There are many different mortgage products available to accommodate a variety of buyer needs and one that many borrowers are not aware of is what is known as a “physician mortgage.” If you are a medical resident, medical doctor, dentist, optometrist or pediatrician you may be eligible for a physician mortgage which has relaxed qualification requirements and often a higher maximum loan amount. Becoming a physician is incredibly noble, requires significant dedication and also leaves many students with a significant amount of debt when all is said and done. The amount of debt that someone has directly impacts their ability to qualify for a mortgage and the loan amount that they ultimately are approved for. For doctors, this would be a significant hurdle since, as LendEdu reports, many doctors have hundreds of thousands of dollars of debt when they are finished with medical school, “The Association of American Medical Colleges reports that the average medical school debt balance for graduating physicians in 2015 was $183,000, and is no doubt higher today. Add that burden to their average undergraduate balance of $24,000 and the total average student loan balance for a doctor is $207,000.”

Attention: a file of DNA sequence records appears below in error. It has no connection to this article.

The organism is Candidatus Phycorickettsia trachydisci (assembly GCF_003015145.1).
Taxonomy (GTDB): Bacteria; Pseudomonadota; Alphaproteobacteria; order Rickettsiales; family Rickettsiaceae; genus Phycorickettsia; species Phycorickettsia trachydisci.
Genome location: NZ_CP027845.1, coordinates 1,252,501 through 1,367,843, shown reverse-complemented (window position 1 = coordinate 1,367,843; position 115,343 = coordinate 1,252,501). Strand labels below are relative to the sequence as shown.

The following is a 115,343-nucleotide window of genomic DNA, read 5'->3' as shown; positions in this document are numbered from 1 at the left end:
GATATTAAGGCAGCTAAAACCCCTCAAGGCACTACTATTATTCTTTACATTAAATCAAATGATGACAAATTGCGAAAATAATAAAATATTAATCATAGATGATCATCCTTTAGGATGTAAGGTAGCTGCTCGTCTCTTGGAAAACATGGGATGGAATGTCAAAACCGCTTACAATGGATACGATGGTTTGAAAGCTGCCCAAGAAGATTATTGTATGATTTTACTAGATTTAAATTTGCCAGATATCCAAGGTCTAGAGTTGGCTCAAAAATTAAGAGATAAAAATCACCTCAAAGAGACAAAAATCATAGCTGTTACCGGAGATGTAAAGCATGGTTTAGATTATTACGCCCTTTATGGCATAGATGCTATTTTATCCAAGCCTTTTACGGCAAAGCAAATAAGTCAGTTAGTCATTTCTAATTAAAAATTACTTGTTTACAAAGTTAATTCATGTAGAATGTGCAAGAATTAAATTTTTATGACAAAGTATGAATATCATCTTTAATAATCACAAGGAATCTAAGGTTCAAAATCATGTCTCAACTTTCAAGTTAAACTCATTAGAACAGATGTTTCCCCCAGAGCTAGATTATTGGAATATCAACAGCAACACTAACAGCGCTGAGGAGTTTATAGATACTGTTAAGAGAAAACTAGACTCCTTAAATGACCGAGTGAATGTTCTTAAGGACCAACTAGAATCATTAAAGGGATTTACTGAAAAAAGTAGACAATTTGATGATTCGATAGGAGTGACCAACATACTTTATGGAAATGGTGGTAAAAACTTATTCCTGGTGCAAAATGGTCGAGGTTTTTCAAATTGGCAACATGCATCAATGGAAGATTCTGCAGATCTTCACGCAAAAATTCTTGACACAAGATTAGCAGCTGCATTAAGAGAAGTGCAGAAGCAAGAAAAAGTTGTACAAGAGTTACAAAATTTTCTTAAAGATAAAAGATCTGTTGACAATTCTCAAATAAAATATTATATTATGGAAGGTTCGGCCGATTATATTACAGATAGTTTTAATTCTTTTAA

Because physicians have a high earning potential, many lenders have special loan programs for physicians because the likelihood of them being able to pay their mortgage is high. Medscape notes that in their 2017 Physician Compensation report, the annual income average for a full-time physician among all physicians surveyed (specialty and primary care) was $294,000. Though physician loans vary from lender to lender, they typically feature a number of advantages over traditional mortgages. First, they typically do not require employment and income history, only proof of current employment. Many recent grads often do not have significant liquid assets or a long employment history since they are brand new to their career but because they can show proof of future income with significant earning potential, lenders will often be more lax about employment history. Additionally, a lender will often give a break on student debt and their usual requirements for DTI (debt-to-income ratio) because physicians tend to have large amounts of debt but with a physician loan, deferred student debt is not counted toward a borrower’s DTI. Further, with a physician mortgage a lender will typically not require a significant down payment. Down payment requirements usually range from zero down – to 10% depending on the specific loan program. While an average borrower would have to pay private mortgage insurance if they made a down payment less than 20% that is not the case with a physician loan. Also, a physician loan will usually allow for a high loan amount that is usually significantly above the conforming loan amount. And, physician loans often carry a lower mortgage rate than traditional loans. Though a physician loan carries a wide array of advantages, it is important to note that a high credit score is still ideal and will help offset a low down payment.